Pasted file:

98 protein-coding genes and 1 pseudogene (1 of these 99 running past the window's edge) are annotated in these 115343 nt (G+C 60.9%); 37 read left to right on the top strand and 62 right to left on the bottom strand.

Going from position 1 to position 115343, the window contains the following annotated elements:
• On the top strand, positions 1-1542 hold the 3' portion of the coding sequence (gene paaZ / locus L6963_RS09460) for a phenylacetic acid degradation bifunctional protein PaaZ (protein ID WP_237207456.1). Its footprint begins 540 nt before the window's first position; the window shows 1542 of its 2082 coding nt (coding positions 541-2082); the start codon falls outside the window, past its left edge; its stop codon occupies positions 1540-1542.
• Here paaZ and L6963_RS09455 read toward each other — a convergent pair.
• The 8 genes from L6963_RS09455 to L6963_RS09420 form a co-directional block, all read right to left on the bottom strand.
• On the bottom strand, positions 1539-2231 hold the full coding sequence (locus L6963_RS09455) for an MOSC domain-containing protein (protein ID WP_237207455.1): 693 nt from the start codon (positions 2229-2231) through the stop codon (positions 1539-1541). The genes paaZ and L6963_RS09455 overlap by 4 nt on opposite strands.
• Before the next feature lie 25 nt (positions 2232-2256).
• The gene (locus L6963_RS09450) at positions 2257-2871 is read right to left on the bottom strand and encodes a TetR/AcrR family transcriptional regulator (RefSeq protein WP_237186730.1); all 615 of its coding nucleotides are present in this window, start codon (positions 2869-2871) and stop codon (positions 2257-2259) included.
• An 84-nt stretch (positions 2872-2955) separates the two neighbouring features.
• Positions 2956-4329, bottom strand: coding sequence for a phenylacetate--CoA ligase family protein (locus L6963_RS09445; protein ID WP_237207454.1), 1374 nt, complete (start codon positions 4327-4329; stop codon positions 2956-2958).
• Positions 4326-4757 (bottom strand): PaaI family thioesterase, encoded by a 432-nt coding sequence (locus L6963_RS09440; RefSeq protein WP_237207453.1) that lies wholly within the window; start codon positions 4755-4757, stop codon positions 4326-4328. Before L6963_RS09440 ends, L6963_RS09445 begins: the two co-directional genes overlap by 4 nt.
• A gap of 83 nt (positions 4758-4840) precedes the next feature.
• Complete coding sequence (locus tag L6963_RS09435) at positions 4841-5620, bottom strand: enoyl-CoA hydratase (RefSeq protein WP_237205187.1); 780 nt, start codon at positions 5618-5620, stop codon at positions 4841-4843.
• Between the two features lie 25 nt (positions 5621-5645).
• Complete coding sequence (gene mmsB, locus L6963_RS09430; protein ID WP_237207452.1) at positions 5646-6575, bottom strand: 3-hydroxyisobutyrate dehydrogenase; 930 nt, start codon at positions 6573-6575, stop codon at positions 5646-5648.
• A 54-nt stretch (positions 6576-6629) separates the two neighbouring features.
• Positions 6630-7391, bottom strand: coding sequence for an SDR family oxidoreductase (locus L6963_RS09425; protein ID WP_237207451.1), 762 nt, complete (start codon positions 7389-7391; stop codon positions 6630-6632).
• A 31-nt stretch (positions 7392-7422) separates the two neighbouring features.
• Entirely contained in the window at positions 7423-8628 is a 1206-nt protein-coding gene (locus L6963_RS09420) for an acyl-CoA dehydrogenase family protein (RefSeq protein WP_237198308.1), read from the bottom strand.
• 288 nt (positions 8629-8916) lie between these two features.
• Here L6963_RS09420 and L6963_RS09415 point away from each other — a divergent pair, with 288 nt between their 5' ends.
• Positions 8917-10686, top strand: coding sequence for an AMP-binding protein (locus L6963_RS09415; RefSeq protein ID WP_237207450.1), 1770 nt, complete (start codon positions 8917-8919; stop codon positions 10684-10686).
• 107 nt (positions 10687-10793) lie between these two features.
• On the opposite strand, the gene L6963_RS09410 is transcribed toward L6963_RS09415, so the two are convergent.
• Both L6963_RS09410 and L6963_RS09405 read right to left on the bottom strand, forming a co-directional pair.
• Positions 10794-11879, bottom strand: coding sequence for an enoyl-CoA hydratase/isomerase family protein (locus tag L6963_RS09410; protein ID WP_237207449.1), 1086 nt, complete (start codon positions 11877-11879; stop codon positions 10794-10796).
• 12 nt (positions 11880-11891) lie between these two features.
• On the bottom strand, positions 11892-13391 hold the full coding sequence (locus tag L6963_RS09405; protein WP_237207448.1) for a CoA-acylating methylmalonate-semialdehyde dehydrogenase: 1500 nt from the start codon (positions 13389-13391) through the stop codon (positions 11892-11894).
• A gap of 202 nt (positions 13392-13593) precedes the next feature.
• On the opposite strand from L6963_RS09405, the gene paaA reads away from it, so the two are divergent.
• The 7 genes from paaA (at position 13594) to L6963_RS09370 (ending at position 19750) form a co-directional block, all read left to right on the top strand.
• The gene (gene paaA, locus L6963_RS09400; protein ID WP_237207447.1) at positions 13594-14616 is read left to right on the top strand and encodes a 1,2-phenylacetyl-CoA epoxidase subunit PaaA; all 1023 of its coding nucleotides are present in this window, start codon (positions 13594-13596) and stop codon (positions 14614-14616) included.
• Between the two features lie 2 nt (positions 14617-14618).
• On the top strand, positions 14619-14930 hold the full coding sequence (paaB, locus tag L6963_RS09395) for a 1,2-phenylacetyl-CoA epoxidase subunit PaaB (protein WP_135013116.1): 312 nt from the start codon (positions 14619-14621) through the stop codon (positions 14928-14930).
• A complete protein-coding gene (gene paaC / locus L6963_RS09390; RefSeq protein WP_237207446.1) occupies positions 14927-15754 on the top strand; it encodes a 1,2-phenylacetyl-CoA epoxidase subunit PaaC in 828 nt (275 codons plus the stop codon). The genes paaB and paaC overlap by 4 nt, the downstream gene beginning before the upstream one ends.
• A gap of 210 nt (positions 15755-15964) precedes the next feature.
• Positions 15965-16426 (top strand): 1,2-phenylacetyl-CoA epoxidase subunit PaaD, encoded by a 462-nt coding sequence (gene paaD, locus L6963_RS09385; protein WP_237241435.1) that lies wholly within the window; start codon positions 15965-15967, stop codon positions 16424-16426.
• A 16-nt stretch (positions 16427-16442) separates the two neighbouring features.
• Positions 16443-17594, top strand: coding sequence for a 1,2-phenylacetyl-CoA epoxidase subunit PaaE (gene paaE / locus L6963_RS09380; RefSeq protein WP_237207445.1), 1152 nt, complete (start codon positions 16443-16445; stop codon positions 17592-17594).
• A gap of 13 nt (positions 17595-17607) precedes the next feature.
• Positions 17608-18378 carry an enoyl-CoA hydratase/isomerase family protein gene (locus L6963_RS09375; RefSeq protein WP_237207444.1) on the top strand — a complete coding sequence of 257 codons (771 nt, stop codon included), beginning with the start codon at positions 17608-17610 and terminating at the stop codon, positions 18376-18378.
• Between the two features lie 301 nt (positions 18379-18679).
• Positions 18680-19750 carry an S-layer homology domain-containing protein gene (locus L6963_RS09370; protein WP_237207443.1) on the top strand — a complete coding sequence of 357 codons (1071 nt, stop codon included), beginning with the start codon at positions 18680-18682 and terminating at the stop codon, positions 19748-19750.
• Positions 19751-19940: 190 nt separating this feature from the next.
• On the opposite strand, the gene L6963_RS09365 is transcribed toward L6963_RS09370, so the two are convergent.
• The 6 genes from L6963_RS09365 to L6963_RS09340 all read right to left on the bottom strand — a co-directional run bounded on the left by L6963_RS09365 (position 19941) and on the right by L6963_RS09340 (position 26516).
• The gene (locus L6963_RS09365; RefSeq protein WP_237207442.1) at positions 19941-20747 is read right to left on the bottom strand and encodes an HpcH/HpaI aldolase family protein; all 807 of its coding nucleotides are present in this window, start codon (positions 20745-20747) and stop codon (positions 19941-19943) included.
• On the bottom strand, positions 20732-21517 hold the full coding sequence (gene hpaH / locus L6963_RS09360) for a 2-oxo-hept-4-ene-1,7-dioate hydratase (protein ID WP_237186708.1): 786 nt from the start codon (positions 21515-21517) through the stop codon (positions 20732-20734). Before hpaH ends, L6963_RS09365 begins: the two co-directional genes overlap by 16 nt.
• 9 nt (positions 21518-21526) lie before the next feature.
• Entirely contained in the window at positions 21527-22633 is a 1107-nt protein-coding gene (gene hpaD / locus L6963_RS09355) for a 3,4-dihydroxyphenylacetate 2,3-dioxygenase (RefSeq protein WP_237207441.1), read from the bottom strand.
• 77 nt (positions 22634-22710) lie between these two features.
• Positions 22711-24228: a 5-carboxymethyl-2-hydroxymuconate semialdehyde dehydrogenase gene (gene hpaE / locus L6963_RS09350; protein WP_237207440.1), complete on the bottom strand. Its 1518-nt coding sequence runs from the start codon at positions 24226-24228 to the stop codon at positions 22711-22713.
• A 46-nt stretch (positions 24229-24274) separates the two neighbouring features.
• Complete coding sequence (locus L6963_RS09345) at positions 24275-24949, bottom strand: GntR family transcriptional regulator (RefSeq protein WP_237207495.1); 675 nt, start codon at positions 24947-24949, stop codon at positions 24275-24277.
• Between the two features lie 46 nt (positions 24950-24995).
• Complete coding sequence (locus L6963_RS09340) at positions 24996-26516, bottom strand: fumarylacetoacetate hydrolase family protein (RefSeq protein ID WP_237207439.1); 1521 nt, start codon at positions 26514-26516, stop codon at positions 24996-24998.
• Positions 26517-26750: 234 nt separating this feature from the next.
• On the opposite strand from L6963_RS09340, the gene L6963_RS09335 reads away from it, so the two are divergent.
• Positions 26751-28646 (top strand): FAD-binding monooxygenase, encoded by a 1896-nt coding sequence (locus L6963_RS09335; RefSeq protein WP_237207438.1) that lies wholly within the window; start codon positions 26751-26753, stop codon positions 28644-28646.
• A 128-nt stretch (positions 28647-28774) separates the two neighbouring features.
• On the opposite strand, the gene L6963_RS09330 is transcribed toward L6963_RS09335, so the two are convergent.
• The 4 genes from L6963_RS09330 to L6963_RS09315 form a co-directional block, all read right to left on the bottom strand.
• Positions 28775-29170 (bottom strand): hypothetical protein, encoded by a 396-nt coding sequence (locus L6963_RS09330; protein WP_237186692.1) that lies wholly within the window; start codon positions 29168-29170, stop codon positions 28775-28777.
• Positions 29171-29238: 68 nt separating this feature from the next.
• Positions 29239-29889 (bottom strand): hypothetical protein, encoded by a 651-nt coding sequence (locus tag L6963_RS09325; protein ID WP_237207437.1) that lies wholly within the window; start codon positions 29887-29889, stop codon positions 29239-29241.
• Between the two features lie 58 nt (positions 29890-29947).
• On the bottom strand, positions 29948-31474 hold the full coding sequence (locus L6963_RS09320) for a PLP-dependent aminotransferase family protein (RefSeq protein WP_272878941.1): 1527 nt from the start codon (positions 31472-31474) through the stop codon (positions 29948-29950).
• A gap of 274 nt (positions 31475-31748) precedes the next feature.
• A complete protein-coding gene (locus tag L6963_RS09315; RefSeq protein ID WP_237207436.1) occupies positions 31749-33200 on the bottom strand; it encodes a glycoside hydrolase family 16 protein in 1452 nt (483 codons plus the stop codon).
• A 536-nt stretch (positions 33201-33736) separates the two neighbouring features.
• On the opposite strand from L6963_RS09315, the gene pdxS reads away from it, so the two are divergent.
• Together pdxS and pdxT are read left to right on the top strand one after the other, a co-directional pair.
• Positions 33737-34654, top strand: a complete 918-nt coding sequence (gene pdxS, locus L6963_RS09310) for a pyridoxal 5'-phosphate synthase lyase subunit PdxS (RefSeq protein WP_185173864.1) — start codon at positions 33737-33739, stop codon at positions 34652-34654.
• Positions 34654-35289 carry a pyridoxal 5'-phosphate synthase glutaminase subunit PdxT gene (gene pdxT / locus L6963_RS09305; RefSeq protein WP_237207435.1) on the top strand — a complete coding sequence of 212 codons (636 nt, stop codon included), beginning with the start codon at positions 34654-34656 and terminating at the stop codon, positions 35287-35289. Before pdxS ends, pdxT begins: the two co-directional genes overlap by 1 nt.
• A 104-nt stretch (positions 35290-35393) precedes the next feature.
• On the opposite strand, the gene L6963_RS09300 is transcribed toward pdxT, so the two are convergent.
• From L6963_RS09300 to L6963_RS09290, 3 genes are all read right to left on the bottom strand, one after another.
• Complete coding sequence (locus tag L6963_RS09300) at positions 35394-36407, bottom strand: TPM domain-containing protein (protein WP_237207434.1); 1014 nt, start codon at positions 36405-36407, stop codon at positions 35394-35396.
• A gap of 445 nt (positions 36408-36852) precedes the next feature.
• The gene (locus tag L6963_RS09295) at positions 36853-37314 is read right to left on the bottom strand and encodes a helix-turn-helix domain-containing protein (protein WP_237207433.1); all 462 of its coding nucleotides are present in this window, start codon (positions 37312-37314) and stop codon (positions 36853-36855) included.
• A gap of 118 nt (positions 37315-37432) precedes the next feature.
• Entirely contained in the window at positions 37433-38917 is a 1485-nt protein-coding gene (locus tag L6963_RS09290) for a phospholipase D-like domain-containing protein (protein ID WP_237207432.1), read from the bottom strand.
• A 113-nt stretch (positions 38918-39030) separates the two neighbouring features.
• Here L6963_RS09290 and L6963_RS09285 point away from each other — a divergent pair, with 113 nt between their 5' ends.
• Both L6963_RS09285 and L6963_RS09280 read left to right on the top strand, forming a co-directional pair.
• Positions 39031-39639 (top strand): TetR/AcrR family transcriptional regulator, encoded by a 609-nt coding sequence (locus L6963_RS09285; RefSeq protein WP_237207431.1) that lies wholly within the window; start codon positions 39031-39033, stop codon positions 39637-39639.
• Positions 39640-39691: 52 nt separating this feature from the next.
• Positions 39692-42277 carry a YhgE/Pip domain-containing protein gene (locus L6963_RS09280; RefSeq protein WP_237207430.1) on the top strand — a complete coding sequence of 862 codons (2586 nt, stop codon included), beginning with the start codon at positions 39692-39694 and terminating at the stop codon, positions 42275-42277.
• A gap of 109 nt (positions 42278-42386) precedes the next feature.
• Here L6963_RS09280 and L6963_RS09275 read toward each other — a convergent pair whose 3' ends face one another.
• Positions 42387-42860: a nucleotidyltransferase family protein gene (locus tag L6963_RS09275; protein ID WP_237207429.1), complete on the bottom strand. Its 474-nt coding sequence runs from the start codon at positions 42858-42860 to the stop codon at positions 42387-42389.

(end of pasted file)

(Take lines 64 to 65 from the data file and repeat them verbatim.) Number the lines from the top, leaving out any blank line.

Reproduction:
• Positions 29171-29238: 68 nt separating this feature from the next.
• Positions 29239-29889 (bottom strand): hypothetical protein, encoded by a 651-nt coding sequence (locus tag L6963_RS09325; protein ID WP_237207437.1) that lies wholly within the window; start codon positions 29887-29889, stop codon positions 29239-29241.